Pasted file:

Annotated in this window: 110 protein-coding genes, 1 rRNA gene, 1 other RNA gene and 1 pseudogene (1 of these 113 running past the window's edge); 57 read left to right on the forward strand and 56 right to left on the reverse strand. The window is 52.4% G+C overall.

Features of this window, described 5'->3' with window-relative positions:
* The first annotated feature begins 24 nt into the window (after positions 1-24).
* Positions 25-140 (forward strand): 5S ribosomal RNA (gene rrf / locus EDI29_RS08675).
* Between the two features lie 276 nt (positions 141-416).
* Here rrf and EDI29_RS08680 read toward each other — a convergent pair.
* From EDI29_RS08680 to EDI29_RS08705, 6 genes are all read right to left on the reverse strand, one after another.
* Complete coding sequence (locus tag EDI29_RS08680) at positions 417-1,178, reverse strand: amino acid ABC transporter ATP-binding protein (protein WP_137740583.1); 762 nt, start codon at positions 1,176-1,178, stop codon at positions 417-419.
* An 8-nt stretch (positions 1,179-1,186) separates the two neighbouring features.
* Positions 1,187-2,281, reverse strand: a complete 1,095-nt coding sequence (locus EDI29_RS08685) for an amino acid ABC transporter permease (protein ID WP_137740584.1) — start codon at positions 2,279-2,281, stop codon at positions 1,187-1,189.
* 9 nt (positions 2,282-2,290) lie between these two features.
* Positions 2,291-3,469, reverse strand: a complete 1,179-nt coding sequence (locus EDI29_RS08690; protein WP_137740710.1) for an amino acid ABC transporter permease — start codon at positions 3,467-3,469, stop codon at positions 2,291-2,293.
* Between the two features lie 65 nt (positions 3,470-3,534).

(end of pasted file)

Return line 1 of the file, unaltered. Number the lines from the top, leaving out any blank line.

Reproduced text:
Annotated in this window: 110 protein-coding genes, 1 rRNA gene, 1 other RNA gene and 1 pseudogene (1 of these 113 running past the window's edge); 57 read left to right on the forward strand and 56 right to left on the reverse strand. The window is 52.4% G+C overall.